If you could turn back time and undo the Autism

If I could snap my fingers and become nonautistic I would not do so. Autism is part of who I am. – Temple Grandin

This topic tends to come up a lot and tends to cause some tension between people when really it shouldn’t. The truth is that, just as much as Autism is a spectrum, so are the thoughts on whether or not to cure Autism.

I mean, obviously there’s really only two answers.. yes or no… but the reasons for these answers are quite wide ranging. And none of them are wrong.

Understanding the reasoning

There are some people who benefit from the way their brain is wired, becoming known as savants. They are extremely gifted in math, music, art… usually one specific thing out of a wide range of abilities.

However, that’s not usually the case. Still though, many Autistics and even parents of Autistics feel that there is nothing to cure. Autism is a part of who they are, who they will be and is perfectly natural. Yes, it may present some challenges but removing their Autism would be like removing their sense of humour, or their unique way of thinking.

Sadly, this isn’t true for everyone. For a very large part of the Autism community, Autism is a very real disability that renders a person unable to speak, function… live an independent life. It can make a person very aggressive, fearful and even, as some would call it, locked in their own world.

For people like that, for the people who have to make the hard decisions on behalf of those people… it’s quite easy to understand why they would want a cure. It’s quite understandable that they’d see very little to no benefit of having Autism and would never hesitate for a second in wishing they could go back and take it away.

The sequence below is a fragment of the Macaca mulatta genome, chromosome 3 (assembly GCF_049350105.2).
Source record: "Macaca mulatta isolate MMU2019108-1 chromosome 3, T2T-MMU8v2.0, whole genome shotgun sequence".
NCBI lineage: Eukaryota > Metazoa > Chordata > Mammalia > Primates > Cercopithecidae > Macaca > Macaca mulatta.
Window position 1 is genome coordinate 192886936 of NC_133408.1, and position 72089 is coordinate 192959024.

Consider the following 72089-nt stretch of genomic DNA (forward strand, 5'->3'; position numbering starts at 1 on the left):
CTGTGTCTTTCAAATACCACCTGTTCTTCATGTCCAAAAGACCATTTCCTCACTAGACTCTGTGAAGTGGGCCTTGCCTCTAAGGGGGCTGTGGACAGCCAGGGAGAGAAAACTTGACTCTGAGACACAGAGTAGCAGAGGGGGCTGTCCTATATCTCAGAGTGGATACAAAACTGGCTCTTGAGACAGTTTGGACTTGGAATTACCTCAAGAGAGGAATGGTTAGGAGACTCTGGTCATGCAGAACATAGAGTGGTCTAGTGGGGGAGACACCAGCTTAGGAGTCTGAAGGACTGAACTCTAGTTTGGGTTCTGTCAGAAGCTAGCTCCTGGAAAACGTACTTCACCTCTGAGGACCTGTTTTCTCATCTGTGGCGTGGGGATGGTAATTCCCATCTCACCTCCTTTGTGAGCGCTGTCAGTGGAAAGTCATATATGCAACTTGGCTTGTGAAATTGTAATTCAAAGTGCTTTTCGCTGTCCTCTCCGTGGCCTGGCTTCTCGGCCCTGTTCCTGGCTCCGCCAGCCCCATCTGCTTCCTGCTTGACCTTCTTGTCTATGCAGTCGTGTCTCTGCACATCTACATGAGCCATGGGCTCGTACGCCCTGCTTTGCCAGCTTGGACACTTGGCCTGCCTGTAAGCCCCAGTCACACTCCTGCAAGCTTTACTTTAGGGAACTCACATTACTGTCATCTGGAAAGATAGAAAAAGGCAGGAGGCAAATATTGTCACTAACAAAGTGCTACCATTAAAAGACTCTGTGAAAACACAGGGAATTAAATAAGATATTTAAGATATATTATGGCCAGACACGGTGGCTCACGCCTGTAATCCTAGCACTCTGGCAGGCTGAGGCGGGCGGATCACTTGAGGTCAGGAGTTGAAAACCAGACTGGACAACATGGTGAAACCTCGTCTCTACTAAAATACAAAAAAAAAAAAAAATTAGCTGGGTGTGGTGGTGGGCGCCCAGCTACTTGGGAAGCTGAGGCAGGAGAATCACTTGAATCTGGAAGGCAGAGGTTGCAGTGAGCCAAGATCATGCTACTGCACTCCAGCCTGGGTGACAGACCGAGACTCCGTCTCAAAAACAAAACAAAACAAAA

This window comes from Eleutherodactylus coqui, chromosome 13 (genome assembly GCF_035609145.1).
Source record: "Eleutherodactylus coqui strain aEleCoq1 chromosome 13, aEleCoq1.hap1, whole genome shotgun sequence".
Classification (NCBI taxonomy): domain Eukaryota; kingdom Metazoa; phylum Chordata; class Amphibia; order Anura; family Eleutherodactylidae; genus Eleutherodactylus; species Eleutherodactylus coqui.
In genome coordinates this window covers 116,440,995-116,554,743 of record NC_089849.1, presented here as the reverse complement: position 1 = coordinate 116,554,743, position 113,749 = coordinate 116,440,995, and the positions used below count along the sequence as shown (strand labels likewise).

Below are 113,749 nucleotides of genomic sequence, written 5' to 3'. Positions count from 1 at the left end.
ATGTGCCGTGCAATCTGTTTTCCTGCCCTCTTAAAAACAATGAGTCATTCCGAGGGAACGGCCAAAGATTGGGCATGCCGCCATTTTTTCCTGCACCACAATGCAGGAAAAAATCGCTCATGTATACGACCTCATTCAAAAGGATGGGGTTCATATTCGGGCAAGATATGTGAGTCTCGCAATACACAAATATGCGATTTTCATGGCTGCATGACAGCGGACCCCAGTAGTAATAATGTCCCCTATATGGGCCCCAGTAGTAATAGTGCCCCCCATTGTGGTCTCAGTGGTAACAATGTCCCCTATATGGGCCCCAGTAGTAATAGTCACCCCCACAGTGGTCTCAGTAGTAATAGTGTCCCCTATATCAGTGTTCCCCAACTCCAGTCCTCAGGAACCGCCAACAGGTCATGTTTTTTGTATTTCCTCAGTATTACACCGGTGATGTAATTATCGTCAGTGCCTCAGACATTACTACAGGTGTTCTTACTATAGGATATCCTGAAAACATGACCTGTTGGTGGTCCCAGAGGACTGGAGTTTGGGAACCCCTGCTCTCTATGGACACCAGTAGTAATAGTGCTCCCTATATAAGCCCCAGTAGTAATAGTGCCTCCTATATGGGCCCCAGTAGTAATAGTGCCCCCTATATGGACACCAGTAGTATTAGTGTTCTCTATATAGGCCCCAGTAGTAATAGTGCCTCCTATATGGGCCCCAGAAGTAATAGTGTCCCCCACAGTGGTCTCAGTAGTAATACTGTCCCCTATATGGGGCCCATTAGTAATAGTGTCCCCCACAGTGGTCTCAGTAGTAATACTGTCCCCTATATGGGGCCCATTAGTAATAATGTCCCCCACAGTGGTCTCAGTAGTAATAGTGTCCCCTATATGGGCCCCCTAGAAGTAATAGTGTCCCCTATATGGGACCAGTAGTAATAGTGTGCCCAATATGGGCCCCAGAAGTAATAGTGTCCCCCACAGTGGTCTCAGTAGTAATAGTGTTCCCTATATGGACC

These are just some examples, as I said, there’s actually a LOT of reasons for answering yes or no.

None of this is really new to anyone, however it should be pointed out that a big part of understanding and acceptance also includes doing so with each other. We can’t judge and condemn those who would choose differently from us when their circumstances are very different from our own.

When my wife asked me

who am iRecently, my wife asked me “If you could turn back time and go back to under Cameron’s Autism, would you?”

My first reaction was, and I’m sure if you’ve read my blog for a while, you’d agree with this: “Have you met me?”

The truth is though, from a strictly curiosity stand point… like, let’s say there was a preview button, where you could simply see how different your child would/could be without Autism… I’d love to hit that button and see.

But would I remove the Autism? Or, to put it another way… would I take Autism away from him?

The answer is no. I would not.

I believe, for me and for Cameron anyway, that he’s actually doing very well and will likely have a good life ahead of him. It will likely be filled with his fair share of struggles and maybe even some very depressing moments… I know my life was… but I think he’ll turn out just fine.

The thing is, I do believe that Autism is a part of who he is. It shapes how he sees others and the world around him. It shapes every bit of the input that he takes in as well as his output.

It will give him unique insights into the world, a very different point of view.

For better or worse, the struggles and turmoils that he’ll very likely have to endure, thanks to that Autism, can make him a stronger person.

With proper guidance, lots of love and tons of encouragement… he can learn to focus the negatives into positives, in time. He can learn that all the greats throughout history saw the world differently, it was that gift that made them great.